If cold or hot treats send a sharp pain through your teeth, you are most likely experiencing tooth sensitivity. With this problem, even brushing your teeth is painful. While sensitive teeth are mainly caused by serious issues such as cavities or infections, a worn-down enamel is another cause. Having sensitive teeth is a strong indicator that something is wrong. Sometimes the problem is simple and requires minor lifestyle changes to fix it, but other times, you may need to see your dentist. If you are experiencing sensitive teeth, visit your dedicated dentist to rule out any serious issues.
Causes of Sensitive Teeth
When there is an infection raging in your mouth, your dentist will take immediate action to prevent further spread. An infected tooth versus infected gums look and feel different, so it’s important to distinguish the difference. An infected tooth will cause sensitivity, pain while chewing, sore gums, and a dark spot on the tooth. A gum infection will cause loose teeth and red, irritated, bleeding, and painful gums.
In other cases, your teeth are sensitive because of worn down enamel. If you are using a toothbrush with stiff bristles or are applying too much pressure when brushing, you’re actually damaging your enamel. All you need are soft bristles and a light touch to get your teeth squeaky clean.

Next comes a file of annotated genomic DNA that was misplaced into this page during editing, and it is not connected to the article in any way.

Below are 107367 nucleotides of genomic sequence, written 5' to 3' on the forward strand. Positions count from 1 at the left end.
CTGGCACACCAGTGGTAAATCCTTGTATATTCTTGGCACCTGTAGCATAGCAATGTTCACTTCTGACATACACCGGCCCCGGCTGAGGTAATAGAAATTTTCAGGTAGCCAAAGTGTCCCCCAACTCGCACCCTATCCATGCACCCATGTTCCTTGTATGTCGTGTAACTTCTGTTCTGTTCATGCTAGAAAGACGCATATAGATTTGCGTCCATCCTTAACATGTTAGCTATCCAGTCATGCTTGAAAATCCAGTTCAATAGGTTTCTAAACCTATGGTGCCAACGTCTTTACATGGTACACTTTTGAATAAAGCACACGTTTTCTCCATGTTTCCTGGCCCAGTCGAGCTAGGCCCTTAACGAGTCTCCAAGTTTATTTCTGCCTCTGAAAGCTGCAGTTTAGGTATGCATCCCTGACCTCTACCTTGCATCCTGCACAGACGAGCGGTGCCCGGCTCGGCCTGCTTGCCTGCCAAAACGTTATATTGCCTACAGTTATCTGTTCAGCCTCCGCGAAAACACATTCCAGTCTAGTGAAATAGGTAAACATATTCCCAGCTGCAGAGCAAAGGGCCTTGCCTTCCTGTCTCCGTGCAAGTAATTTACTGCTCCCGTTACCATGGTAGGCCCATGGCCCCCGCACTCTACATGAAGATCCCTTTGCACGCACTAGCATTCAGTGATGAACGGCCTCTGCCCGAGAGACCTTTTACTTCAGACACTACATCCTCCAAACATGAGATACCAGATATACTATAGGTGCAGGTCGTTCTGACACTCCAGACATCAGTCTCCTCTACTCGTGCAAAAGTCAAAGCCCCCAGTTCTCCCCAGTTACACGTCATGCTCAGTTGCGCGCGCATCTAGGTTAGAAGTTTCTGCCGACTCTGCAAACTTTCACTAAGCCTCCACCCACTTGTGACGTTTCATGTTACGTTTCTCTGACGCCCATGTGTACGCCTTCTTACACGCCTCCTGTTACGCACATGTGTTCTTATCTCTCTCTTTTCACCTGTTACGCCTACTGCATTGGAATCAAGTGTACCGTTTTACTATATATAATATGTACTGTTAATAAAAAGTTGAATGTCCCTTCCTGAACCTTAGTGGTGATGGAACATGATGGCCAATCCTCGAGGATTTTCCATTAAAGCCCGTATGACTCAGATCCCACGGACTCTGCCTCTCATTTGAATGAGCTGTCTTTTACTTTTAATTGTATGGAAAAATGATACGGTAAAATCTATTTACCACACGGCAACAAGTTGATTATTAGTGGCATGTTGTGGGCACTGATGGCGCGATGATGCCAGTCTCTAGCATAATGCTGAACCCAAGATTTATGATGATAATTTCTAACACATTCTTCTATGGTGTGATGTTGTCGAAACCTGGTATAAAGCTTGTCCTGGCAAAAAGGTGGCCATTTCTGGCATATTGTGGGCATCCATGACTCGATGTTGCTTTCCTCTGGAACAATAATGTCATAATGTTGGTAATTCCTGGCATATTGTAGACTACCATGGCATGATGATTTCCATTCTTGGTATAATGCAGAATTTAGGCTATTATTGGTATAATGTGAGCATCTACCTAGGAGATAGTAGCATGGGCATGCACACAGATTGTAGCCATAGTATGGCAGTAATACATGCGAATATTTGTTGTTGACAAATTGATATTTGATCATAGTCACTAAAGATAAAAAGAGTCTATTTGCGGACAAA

In addition, acidic food eats away at enamel if consumed too frequently. Citrus fruits are great for a balanced diet, but they should be consumed in moderation. Acidic drinks such as pop and energy drinks should be enjoyed sparingly, if at all. Did you know that if you brush your teeth too soon after eating, especially after eating something acidic, you brush away enamel? This is because the acid in the food softens enamel. Always wait at least thirty minutes after eating before you brush your teeth to allow the enamel to re-harden.
If you clench or grind your teeth, you are probably wearing away at enamel and causing some tooth sensitivity. Wearing a mouth guard, especially at night, will help with this. In other cases, you may have malocclusion, a misalignment in your teeth. This causes your teeth to rub together in the wrong way but is easily fixed with an occlusal adjustment.
When in Doubt, Talk to Your Dentist
It’s important to recognize what our bodies are telling us. If you think something serious is causing your tooth sensitivity, do not wait to schedule an appointment with your dentist. The sooner your dentist assesses your mouth, the sooner the problem is fixed. Sometimes the problem is a simple fix. Other times, it’s a sign of something much more serious.
This newsletter/website is not intended to replace the services of a doctor. It does not constitute a doctor-patient relationship. Information in this newsletter/website is for informational purposes only & is not a substitute for professional advice. Please do not use the information contained herein for diagnosing or treating any condition.